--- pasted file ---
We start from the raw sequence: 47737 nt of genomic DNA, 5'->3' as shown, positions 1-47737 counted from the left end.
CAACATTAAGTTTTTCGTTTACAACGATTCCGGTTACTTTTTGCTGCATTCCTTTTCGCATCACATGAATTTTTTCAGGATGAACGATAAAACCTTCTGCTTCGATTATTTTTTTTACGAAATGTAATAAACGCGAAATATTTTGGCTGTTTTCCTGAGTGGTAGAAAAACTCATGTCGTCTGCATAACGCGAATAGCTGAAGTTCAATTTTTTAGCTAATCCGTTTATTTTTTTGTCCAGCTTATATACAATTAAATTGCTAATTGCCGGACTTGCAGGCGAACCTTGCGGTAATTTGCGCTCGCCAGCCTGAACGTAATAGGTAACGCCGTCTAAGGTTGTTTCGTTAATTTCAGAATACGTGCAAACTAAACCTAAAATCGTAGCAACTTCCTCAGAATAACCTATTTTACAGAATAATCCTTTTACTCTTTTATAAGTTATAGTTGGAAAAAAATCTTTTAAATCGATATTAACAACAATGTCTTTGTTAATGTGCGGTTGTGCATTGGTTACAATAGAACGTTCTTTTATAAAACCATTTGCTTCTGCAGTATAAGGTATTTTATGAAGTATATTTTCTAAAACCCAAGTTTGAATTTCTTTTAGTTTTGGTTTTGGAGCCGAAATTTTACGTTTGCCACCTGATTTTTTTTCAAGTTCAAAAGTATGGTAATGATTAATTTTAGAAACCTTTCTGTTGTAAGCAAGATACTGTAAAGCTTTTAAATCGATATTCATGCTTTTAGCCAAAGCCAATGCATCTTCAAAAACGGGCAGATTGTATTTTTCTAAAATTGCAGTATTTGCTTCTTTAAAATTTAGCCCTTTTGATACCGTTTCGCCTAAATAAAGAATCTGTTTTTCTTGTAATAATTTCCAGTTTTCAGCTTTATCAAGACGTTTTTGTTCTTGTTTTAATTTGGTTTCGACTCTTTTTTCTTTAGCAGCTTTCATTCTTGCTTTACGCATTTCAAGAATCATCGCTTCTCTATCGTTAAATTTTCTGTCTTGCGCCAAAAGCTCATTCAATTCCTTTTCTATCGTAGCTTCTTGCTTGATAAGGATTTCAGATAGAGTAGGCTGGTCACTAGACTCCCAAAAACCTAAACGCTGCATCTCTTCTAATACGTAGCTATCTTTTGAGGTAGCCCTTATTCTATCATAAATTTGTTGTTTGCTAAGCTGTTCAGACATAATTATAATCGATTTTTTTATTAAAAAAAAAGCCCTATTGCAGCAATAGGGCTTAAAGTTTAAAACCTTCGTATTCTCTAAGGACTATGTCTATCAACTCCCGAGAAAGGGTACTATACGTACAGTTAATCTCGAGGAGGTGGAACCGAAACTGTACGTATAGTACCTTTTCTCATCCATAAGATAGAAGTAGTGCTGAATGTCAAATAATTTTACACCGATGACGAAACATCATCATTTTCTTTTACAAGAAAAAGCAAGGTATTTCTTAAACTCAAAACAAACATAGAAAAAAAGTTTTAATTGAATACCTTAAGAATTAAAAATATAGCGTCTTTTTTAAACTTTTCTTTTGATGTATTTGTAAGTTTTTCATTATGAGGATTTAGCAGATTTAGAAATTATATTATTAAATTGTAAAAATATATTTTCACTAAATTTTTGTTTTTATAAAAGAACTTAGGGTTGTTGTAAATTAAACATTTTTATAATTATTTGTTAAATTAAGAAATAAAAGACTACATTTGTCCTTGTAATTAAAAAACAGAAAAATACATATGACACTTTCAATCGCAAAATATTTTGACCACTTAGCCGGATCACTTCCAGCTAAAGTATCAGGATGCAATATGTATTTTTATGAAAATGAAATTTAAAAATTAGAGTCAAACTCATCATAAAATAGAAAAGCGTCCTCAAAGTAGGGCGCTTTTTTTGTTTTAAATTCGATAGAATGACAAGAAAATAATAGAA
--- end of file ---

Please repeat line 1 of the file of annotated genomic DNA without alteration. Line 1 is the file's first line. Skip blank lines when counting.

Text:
We start from the raw sequence: 47737 nt of genomic DNA, 5'->3' as shown, positions 1-47737 counted from the left end.